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Embargo will expire:
22-May-2019 5:00 PM EDT
Released to reporters:
21-May-2019 1:05 PM EDT

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  • Embargo expired:
    21-May-2019 11:00 AM EDT

Article ID: 712981

New Technique Promises Improved Metastatic Prostate Cancer Detection

American Institute of Physics (AIP)

Results reported in Biomicrofluidics promise a new way to detect prostate cancer through a simple device, which forces cell samples through channels less than 10 microns wide. When prostate cancer cells are forced through, the metastatic cells exhibit “blebbing,” and the experiments show that highly metastatic prostate cancer cells are more likely to exhibit blebbing than normal cells or even less-metastatic cells are. The new device could be used in a clinical setting to inexpensively test large numbers of samples.

Released:
16-May-2019 9:35 AM EDT
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Article ID: 713156

Improved Imaging for Prostate Cancer Could Lead to More Effective Treatment

Rensselaer Polytechnic Institute (RPI)

Engineers at Rensselaer Polytechnic Institute are working to improve imaging methods in order to make medicine more precise and personalized. This work will be a critical component of a new interdisciplinary research project funded with $1.4 million from the National Institutes of Health (NIH) that seeks to improve radiation therapy for high-risk prostate cancer patients.

Released:
20-May-2019 10:05 AM EDT
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Article ID: 713121

Prostate Cancer Research Examines Radiation Protocol for the Whole Pelvis

University of California, Los Angeles (UCLA), Health Sciences

In a new study published by European Urology, UCLA researchers and colleagues from ten other institutions examined the protocol for treating aggressive prostate cancer. With aggressive forms of this disease, it is often unclear if radiation therapy should be applied to the prostate alone or to the whole pelvis. The reason a low-dose of radiation may be applied to the whole pelvis is that pelvic lymph nodes may have microscopic cancer cells within them.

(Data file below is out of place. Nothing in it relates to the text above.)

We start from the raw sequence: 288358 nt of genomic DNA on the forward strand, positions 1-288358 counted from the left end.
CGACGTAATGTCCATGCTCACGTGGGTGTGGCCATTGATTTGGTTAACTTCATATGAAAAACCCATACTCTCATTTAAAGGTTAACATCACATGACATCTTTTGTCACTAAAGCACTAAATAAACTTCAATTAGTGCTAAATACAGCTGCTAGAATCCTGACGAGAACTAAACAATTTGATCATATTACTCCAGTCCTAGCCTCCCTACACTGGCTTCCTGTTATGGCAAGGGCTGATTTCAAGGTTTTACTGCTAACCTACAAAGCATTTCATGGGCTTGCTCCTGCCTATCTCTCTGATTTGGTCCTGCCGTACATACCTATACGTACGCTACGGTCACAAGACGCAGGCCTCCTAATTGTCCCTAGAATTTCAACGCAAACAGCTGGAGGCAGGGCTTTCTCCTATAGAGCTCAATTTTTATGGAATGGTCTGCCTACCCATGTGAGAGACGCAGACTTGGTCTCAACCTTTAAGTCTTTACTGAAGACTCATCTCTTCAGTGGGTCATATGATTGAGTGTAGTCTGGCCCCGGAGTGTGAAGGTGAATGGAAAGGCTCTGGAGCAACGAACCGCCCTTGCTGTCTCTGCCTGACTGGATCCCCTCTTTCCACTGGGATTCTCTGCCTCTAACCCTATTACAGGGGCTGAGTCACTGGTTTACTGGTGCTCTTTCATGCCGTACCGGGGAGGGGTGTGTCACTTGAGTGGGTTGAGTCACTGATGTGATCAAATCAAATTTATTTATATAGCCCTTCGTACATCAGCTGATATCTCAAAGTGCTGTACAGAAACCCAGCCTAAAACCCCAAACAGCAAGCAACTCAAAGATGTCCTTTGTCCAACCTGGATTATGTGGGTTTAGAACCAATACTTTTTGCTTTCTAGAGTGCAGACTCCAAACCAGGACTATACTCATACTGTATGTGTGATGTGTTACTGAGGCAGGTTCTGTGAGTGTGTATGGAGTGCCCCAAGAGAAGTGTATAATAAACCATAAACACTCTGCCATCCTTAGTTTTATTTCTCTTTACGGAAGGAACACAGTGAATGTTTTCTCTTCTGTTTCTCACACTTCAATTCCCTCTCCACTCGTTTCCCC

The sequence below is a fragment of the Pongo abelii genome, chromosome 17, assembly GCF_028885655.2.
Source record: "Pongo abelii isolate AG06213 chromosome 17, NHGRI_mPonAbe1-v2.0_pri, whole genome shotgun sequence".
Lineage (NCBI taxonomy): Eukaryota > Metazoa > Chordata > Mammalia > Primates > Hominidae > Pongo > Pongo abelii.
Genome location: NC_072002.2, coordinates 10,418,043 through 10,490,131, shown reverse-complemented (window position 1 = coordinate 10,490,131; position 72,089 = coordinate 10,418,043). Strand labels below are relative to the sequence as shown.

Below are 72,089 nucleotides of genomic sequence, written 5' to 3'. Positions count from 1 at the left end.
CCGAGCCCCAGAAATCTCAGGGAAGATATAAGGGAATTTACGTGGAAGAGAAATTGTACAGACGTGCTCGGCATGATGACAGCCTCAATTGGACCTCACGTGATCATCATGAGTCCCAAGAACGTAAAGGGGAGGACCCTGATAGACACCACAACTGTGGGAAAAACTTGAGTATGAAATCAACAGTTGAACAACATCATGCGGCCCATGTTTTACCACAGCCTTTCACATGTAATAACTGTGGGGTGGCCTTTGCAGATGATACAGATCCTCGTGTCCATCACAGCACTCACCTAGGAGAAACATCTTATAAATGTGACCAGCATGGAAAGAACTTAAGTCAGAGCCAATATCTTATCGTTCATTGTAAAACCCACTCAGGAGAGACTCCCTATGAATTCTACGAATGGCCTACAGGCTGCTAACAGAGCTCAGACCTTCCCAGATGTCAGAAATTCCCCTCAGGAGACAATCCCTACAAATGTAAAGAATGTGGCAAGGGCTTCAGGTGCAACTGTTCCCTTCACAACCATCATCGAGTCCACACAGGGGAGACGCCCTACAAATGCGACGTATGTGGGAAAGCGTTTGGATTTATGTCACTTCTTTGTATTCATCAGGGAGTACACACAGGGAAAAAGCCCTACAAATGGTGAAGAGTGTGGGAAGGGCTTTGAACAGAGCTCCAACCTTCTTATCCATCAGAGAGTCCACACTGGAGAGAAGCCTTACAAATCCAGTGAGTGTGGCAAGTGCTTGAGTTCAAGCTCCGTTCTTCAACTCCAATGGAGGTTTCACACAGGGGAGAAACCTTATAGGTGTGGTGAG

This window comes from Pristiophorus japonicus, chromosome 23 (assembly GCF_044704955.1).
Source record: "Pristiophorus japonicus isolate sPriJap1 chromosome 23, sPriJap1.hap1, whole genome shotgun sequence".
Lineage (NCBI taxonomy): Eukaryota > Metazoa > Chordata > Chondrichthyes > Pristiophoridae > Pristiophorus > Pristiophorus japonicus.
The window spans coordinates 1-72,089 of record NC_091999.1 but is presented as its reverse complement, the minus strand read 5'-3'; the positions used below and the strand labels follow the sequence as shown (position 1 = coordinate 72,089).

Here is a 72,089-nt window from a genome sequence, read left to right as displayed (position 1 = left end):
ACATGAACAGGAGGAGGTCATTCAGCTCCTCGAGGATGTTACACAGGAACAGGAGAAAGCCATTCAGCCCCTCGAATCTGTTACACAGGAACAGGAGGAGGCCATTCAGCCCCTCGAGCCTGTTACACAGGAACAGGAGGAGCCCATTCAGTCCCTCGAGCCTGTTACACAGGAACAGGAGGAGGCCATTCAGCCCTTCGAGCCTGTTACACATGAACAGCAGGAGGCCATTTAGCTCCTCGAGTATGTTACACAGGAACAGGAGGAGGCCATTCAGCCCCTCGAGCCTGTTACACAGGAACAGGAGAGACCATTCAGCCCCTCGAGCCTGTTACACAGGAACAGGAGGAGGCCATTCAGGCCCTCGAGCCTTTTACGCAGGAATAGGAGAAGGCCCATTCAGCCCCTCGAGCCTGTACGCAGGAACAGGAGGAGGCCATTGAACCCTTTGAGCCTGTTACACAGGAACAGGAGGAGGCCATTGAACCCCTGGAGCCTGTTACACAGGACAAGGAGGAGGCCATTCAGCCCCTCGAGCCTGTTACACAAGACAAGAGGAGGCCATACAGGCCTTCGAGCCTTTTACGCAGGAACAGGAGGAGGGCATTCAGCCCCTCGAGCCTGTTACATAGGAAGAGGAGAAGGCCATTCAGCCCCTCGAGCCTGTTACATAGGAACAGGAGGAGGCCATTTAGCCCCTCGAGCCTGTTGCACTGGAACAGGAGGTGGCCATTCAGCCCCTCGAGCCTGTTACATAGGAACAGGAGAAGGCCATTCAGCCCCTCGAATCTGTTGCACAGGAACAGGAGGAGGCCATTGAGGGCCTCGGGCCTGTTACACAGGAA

Released:
17-May-2019 4:20 PM EDT
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Article ID: 712828

Johns Hopkins Researchers Find Widely “Inconsistent” Use of Antibodies in Lab Experiments

Johns Hopkins Medicine

Scientists at the Johns Hopkins Kimmel Center say they have affirmed widespread inconsistencies in the use of a common laboratory procedure called immunohistochemical staining, and say the variations are making many laboratory experiments unreliable.

Released:
15-May-2019 8:00 AM EDT
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Article ID: 712771

New Insights into Treatment Targets for Men with Advanced Prostate Cancers

Huntsman Cancer Institute at the University of Utah

A study published recently in the Journal of Clinical Oncology Precision Oncology, an American Society of Clinical Oncology (ASCO) journal, outlines findings from the largest-ever prospective genomic analysis of advanced prostate cancer tumors. Using comprehensive genomic profiling (CGP) to analyze thousands of tumor samples from men with advanced prostate cancers, the researchers identified that 57 percent of the samples evaluated had genomic characteristics that suggested the tumors were candidates for targeted therapies.

Released:
13-May-2019 12:05 PM EDT
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Article ID: 712722

Older Fathers Put Health of Partners, Unborn Children at Risk, Rutgers Study Finds

Rutgers University-New Brunswick

Men who delay starting a family have a ticking “biological clock” — just like women — that may affect the health of their partners and children, according to Rutgers researchers.

Released:
11-May-2019 1:05 PM EDT
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Article ID: 712388

Early-stage compounds show promise in a lab model of advanced prostate cancer

Michigan Medicine - University of Michigan

In mouse models and prostate cancer cell lines, researchers at the University of Michigan have demonstrated the preliminary effectiveness of a new set of compounds that offer a potential advance in the treatment of metastatic castration-resistant prostate cancer — one that appears to avoid many of the usual mechanisms of treatment resistance.

Released:
7-May-2019 6:30 AM EDT
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  • Embargo expired:
    6-May-2019 11:00 AM EDT

Article ID: 712329

Men Taking Medications for Enlarged Prostate Face Delays in Prostate Cancer Diagnosis

University of California San Diego Health

University of California San Diego School of Medicine researchers report that men treated with medications for benign prostatic hyperplasia (enlarged prostate) experienced a two-year delay in diagnosis of their prostate cancer and were twice as likely to have advanced disease upon diagnosis.

Released:
2-May-2019 4:45 PM EDT

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